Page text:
Most of the early stage companies I work with aspire to market domination.  Working hard from day one to provide the best service, develop the best products and scale with a team of outstanding people.  But many find as they finally mature from early-stage start up to growth-stage company, the rule book begins to change and, ultimately thinking needs to be evolved to prepare for hypergrowth.

When I begin working with these companies it is often the case that recruiting efforts are somewhat reactive during their inception phase, either out of necessity or inexperience.  Further, the initial staff base that got you this far, might not yet be rising to the leadership challenge as they ae forced to step up a gear from individual contributor to leader.

Given how important the quality of talent is in driving the success of organisational growth, if you are now seeking to mature and expand your business, it is imperative that talent acquisition and talent development is structured to scale and follows a proactive plan that will meet your business needs now and in the future.

During my time leading the HR function at a leading performance marketing company, I had direct experience of facilitating a hypergrowth trajectory, growing on average 50% YOY which included sourcing for over 100 vacancies and facilitating over 75 internal moves each year; all with lean resources – so I feel your pain!  However, I wanted to share some thoughts here on some guidelines you might like to consider to super-charge your recruiting function and lay the right foundations, so you don’t end up spinning your wheels later:

Set the right structural foundation and talent-first mindset. With this in place you’ll find it much easier to accelerate recruiting activities to keep up with hypergrowth. Anticipate where potential growth areas are and collaborate with department heads to see what roles you can predict will come into play in 6–12 months, and what the financial impact might be in terms of cost and salaries. Build and evolve best practices with your sourcing platform and interview process and where budget permits, establish a viable onboarding system early that can scale as you grow.

Stay true to your Culture when you hire. Establish a record of who you are, and who you want to be, early. Document your core values with input from your founders and key stakeholders and articulate those values to candidates. Operationalise your values to add substance and ensure that people see that these aren’t just ideas, but tangible activities that drive your company. This also helps to avoid just trying to impress candidates with what I call the ‘lipstick’ – cool offices, and free perks, supplementing this with a true flavour of the deeper culture, founding principles and career mobility.  I help many clients in integrating their values as a key piece of the interviewing process too, with a goal of unpacking a candidate’s mindset to see if they are a good fit. Create interview questions that focus on the “why” (not just the “what”) to see how the candidate approaches various situations. Identify the values and principles that are non-negotiable, such as providing transparency of corporate objectives to the workforce and protect those values at all costs as you expand.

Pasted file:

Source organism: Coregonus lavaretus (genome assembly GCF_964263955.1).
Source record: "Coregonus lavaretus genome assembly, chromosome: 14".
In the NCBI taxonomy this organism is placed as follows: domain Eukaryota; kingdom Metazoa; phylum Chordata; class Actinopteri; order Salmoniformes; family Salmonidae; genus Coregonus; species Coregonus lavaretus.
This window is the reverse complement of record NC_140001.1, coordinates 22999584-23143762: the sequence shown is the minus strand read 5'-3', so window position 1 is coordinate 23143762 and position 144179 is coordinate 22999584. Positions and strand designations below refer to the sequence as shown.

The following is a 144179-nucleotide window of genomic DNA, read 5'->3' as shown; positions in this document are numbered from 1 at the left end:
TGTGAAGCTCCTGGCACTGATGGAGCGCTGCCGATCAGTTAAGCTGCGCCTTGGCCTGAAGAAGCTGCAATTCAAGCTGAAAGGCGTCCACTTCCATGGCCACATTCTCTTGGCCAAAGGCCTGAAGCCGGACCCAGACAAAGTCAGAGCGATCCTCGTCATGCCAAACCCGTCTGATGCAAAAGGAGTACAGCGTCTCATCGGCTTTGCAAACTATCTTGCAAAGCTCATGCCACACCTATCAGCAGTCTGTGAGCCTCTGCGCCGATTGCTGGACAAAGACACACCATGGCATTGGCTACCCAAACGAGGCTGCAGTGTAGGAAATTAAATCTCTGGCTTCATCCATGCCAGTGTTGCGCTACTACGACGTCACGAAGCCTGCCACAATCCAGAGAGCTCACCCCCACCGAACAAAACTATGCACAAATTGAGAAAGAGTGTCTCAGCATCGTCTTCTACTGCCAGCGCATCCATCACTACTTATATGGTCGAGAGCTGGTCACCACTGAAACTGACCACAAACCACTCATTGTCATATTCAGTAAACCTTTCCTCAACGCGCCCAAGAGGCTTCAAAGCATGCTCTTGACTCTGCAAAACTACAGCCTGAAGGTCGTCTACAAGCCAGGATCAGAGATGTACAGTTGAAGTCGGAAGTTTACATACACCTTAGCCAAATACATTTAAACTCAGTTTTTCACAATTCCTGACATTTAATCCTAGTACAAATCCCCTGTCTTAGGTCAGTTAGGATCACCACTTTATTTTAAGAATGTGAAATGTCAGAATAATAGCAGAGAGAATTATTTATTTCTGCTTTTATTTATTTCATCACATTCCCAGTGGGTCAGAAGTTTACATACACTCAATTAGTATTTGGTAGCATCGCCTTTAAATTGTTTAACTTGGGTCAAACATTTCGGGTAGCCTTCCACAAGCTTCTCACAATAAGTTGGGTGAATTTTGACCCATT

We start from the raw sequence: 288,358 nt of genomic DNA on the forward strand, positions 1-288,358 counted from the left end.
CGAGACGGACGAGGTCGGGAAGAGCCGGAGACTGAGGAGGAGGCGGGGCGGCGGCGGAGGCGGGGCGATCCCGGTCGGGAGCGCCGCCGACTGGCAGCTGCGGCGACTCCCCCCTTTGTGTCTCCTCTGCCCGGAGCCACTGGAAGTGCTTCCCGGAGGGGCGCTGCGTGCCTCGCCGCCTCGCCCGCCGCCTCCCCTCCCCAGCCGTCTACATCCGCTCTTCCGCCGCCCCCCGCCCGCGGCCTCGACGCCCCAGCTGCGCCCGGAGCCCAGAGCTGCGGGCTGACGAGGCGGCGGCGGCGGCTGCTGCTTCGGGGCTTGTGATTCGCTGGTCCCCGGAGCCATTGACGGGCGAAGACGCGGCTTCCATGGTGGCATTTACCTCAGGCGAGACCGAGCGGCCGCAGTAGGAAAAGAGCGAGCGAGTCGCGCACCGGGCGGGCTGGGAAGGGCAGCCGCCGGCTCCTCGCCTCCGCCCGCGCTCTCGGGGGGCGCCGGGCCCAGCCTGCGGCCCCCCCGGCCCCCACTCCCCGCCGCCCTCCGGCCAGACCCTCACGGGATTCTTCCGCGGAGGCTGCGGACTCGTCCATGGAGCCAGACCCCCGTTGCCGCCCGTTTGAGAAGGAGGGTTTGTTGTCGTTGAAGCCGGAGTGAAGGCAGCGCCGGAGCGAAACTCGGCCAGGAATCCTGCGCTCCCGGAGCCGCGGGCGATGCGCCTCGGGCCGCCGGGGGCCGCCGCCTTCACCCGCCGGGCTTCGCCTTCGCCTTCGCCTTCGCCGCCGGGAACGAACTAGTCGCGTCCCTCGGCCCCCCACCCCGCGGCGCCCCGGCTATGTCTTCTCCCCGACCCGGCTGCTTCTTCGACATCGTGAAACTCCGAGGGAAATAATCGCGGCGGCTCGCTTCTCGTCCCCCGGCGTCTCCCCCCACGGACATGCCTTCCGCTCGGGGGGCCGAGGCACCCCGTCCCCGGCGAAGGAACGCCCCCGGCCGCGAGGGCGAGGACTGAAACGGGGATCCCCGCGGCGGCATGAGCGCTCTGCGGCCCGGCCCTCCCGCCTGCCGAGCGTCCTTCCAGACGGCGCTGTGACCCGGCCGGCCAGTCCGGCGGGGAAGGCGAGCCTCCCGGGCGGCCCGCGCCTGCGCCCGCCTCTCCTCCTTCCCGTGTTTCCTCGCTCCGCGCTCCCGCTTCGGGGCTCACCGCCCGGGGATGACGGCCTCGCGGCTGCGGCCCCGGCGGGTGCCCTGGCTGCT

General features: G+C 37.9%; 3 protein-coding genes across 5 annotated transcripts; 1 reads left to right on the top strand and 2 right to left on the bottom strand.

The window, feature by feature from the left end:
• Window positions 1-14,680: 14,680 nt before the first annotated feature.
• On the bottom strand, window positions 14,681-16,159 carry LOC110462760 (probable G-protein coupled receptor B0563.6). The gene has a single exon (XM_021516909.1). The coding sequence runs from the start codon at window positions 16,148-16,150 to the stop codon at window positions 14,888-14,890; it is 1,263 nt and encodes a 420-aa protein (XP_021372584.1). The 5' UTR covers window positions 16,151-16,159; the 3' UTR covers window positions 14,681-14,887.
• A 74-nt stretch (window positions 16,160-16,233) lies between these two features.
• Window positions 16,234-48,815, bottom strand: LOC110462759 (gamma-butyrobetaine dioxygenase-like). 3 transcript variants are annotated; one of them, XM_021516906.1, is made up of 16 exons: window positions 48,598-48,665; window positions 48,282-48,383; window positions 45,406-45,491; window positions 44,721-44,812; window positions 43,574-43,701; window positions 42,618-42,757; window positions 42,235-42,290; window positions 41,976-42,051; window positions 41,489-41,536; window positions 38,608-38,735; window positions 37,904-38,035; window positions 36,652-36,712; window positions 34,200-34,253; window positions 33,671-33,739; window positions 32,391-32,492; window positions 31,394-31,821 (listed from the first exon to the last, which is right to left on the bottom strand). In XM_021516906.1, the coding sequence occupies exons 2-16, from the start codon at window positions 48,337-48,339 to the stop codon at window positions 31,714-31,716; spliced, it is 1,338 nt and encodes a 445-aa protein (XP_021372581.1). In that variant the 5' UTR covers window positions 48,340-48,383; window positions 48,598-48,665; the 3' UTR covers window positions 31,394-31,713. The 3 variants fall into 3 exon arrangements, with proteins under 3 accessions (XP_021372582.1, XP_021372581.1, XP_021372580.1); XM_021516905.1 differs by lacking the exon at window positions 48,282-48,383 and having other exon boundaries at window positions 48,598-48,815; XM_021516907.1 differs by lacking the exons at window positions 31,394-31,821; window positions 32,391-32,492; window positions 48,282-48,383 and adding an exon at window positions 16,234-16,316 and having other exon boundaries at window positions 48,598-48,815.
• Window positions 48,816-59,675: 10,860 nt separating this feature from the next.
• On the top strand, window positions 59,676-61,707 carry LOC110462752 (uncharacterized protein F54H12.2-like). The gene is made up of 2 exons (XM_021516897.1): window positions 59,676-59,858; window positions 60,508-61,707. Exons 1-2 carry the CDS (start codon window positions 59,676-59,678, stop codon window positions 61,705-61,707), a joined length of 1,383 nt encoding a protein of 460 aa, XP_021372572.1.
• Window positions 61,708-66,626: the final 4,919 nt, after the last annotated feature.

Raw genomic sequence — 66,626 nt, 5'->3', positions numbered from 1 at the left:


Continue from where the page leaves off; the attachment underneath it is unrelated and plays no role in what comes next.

Work on strengthening your employer brand, positioning yourself where you want to be in the hiring market.  Begin to share employee experiences on social media. Leverage the work you’ve done around core values and incorporate it creatively into an employer brand that will really resonate with the passions of top candidates.

Set Recruitment KPIs, particularly time-to-hire.  Speed powers growth, so as you look to scale towards high velocity hiring, the faster you can source and move candidates through the hiring pipeline, the more volume you can reasonably manage.  Look for bottlenecks in your process.  Agree max candidate response rates from your hiring managers to ensure good talent is not detracted by a lagging process.

Consider if passive applicant strategy is right for you and for which roles, when in hyper growth mode – it on average taken 4-9 months of courtship with passive candidates to get them talking, engaged and in the door, so it can be very time consuming and hard to plan around.  If budget permits, sourcing pre-qualified active candidates via platforms such as Experteer or Hired may help keep your pipeline filled up quicker.

Look for broad skill sets for high demand roles.  Hiring in Tech is a challenge for most hypergrowth companies, so finding innovative ways to hire in based on broader skill sets such as candidates who excel at general problem solving and elasticity of thinking may help you plug talent gaps faster.  Also consider pursuing full stack engineers or DevOps who can then apply their talents up and down the product dev lifecycle to give you better flexibility to keep pace with rapidly changing resource needs.

Finally, build your bench-strength and ensure you look to develop talents internally to ensure boosted engagement and retention, and improved pipelining through succession planning. Establish a talent assessment and rewards process such as employee recognition, higher compensation and career mobility training to ensure that mature and impactful employees remain on board as you grow.  You may not know exactly what roles you will need 12 months down the road, but you enhance your chances of filling them quickly when you have a pool of seasoned existing employees that may move into future pivotal roles.

If you would like any support in building a recruiting plan and infrastructure that can be pliable to scale with you as you grow; please get in touch at  We can help conduct a no obligation audit and support you in laying the groundwork early so you can be better prepared for tomorrow’s growth challenge.


Author:  Hannah Stockley.  January 2019.